“Pro-growth international tax policies are instrumental to both the ability of American companies to compete globally and grow not only their global footprint, but also U.S. jobs and operations,” the Chamber of Commerce said in a recent letter to Republican Sen. Orrin Hatch, chairman of the finance committee.
Hatch requested public input last month as he attempts to lay the groundwork for support on the Republicans’ signature issue, and the committee has received hundreds of thousands of responses, a spokeswoman said. On Tuesday, the House is slated to release its fiscal 2018 budget, which is expected to provide an outline of its plans for reform.
One open question is whether the administration intends to pay for any tax cuts — and if so, how.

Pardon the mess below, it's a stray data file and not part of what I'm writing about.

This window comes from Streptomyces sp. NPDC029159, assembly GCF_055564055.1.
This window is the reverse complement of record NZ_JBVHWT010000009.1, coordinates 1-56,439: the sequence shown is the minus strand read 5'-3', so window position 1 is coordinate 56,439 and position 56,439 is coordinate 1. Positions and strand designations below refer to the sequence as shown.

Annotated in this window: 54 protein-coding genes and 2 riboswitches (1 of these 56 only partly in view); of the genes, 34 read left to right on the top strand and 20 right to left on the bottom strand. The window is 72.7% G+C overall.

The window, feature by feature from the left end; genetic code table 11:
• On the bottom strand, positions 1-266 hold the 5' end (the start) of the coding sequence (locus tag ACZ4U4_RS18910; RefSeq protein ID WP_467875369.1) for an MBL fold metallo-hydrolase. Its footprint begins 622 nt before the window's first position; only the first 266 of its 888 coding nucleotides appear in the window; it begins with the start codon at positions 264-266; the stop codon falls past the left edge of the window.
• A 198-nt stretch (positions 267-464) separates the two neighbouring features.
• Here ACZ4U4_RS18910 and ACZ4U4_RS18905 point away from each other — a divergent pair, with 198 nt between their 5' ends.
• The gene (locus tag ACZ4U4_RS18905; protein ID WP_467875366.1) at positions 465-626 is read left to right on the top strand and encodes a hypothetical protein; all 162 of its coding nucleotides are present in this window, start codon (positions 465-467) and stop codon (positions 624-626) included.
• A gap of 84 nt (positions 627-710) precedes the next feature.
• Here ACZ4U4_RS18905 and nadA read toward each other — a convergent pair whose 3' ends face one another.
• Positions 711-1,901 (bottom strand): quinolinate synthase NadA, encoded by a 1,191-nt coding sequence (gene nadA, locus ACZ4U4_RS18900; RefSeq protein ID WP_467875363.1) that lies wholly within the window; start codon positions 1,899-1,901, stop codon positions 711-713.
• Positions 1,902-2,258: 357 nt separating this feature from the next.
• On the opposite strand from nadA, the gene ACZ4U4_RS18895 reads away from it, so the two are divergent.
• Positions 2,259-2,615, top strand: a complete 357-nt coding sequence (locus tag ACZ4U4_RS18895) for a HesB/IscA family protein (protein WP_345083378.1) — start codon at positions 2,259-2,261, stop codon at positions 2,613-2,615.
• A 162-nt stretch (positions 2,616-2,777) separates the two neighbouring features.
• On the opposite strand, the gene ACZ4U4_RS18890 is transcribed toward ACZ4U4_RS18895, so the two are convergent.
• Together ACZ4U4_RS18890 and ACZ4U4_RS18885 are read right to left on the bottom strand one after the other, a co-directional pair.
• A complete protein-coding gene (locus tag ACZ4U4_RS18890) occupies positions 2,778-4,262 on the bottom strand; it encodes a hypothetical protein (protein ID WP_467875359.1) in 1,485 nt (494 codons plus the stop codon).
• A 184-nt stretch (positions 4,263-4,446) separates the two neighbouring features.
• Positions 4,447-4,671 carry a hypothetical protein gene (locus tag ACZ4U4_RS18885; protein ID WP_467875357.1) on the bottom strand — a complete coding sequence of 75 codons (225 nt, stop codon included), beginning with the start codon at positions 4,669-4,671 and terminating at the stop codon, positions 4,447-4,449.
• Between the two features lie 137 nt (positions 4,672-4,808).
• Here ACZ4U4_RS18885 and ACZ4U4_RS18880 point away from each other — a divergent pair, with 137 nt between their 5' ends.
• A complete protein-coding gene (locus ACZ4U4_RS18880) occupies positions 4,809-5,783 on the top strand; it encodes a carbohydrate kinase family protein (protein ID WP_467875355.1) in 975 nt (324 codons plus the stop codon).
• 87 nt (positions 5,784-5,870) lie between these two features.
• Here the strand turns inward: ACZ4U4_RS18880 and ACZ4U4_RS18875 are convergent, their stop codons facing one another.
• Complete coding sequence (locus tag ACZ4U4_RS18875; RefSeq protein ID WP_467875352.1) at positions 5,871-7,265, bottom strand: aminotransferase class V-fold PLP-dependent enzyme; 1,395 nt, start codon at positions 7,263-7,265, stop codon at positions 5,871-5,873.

In the White House’s 2018 budget, officials assumed that the reductions would not add to the deficit because they would be offset by economic growth and eliminating deductions. However, budget analysts have declared those projections unrealistic, and the nonpartisan Congressional Budget Office declined to score the administration’s plan because it lacked “specificity.”
The path lawmakers choose will help determine the size and scope of any tax package. If the legislation adds to the deficit, congressional rules prevent Republicans from passing it in the Senate with a simple majority vote. Instead, lawmakers would have to settle for a smaller, temporary cut — a compromise that business groups warned would be disappointing.
“The goal of tax reform should be to level the playing field for American businesses and American workers. Without lowering rates and moving to a territorial tax system, corporate inversions and the movement of…